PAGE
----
Chicago Cubs spring training complete, roster set


Rick Osentoski-USA TODAY Sports

As the Chicago Cubs entered spring training, there were a several story lines to be followed. There were the young prospects participating in camp. Javier Baez and Kris Bryant specifically. Non-roster invitees getting the opportunity to showcase their talents. Then the questions surrounding the starting rotation. Who would fill in the starting rotation? Would Jeff Samardzija even be a Cub when the season opened?

What about the core group? Would Anthony Rizzo, Starlin Castro, and Darwin Barney have bounce-back campaigns? Were the struggles of last season simply just a bad year for all involved?

Then there’s the moving parts for the rest of the roster. Several “wild cards” were in camp. Mike Olt, Ryan Kalish, Justin Ruggiano, and Chris Coghlan . A new back-up catcher in George Kottaras was brought in to replace Dioner Navarro who left for free agency.

Now that the dust has settled and Opening Day is near, we have answers. Some of them a bit surprising.

The Cubs young prospects did not disappoint, as Baez and Bryant both had a great camp. While both showed what they will bring, it was also apparent both have work to do, and the Cubs are sticking to their plan with the plethora of talent in the minor league system.

Starlin Castro missed most of the spring games with a hamstring injury, although he did see some action. Rizzo and Barney showed improvement throughout the spring, offering hope that they both can have better seasons offensively.

Mike Olt entered camp the man on the outside for a roster spot. Luis Valbuena and Donnie Murphy looked to be the two to vie for the starting job. A nagging shoulder injury kept Olt from playing third base early on, but he showed why he was once one of the Rangers top prospects at the plate. Donnie Murphy was then released, giving the impression the Cubs were impressed with Olt’s spring performance. It seems the vision issues that had plagued him last season have been overcome, and he earned himself a spot on the opening day roster. The late signing of Emilio Bonifacio also gives the Cubs a solid utility player to add to an already versatile roster.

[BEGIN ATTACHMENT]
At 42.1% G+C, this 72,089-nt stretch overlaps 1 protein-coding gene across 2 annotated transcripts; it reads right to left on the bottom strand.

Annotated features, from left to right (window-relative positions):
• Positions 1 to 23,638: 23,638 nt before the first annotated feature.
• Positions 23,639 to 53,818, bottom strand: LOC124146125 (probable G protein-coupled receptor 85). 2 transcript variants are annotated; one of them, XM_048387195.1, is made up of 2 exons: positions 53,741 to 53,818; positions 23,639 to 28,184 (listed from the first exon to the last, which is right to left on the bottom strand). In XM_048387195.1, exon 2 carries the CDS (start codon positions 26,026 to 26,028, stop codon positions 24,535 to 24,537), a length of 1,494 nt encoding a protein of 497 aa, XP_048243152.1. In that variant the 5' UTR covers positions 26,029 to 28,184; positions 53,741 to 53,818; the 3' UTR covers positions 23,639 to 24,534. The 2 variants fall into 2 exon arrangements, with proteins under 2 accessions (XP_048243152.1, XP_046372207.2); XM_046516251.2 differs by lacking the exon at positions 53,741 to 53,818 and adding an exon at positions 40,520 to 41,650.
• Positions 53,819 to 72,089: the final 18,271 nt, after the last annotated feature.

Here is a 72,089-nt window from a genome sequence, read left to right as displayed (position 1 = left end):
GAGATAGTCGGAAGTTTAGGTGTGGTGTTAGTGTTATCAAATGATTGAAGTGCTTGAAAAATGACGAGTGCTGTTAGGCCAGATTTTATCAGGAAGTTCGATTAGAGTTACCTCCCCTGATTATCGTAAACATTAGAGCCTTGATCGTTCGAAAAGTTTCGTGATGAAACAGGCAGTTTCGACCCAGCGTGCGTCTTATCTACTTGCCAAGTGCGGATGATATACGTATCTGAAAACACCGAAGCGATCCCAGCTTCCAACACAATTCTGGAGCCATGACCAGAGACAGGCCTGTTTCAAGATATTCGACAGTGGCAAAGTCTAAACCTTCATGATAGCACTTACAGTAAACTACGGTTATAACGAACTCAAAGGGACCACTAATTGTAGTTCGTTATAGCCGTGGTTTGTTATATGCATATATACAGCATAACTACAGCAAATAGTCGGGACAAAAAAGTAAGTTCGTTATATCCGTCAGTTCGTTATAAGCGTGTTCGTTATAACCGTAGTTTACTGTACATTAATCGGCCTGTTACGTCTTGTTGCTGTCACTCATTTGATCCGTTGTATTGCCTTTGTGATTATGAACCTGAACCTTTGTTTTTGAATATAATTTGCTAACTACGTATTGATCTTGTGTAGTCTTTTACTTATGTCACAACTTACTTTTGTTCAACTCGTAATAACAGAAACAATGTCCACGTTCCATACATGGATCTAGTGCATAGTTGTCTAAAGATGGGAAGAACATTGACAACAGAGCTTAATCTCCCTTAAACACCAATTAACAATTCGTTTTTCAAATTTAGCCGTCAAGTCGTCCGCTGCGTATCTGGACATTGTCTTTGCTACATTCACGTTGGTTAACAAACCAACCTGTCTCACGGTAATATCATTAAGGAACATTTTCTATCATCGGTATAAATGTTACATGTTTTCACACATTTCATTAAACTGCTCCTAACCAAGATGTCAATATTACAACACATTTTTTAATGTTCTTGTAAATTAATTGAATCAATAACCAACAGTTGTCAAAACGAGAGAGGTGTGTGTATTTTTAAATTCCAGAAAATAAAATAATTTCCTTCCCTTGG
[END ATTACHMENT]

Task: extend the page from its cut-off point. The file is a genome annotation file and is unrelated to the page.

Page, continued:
John Baker, a veteran entered camp as the third catcher behind Wellington Castillo and George Kottaras. But Baker showed enough in his ability to handle the pitching staff that the Cubs decided to part ways with Kottaras and earned Baker a spot on the 25-man roster.

Ryan Kalish and Justin Ruggiano both had excellent springs, and will join Junior Lake, Nate Schierholtz, and Ryan Sweeney in patrolling the outfield.

The Cubs pitching staff, surprisingly a bright spot last season, rounded out about as expected. Carlos Villanueva continued to do what he does best, which is whatever is asked of him, and earned the fifth spot in the rotation beating out Chris Rusin. Free agent pick-up Jason Hammel slides into the fourth spot, joining Samardzija, Travis Wood, and Edwin Jackson.

The Cubs bullpen was one of the last issues the Cubs needed to address as spring training came to a close. Jose Veras will be set-up by Pedro Stroup as the Cubs hope to have a strong back-end with those two closing out games. James Russell will stay in his familiar role, and will be joined in the pen by Wesley Wright, Hector Rondon, Justin Grimm, and surprise addition Brian Schlitter.

There were several questions about this Cubs team following two horrendous seasons. Many questions are yet to be answered, and in a National League Central that fielded three playoff teams in 2013, it will be an uphill battle. The St. Louis Cardinals look better than last year while the Cincinnati Reds are quite the opposite and in Pittsburgh the Pirates are in foreign territory with playoff expectations. The Cubs’ roster appears to be able to compete and if players do not perform there is lots of talent in the farm system for them to pull from.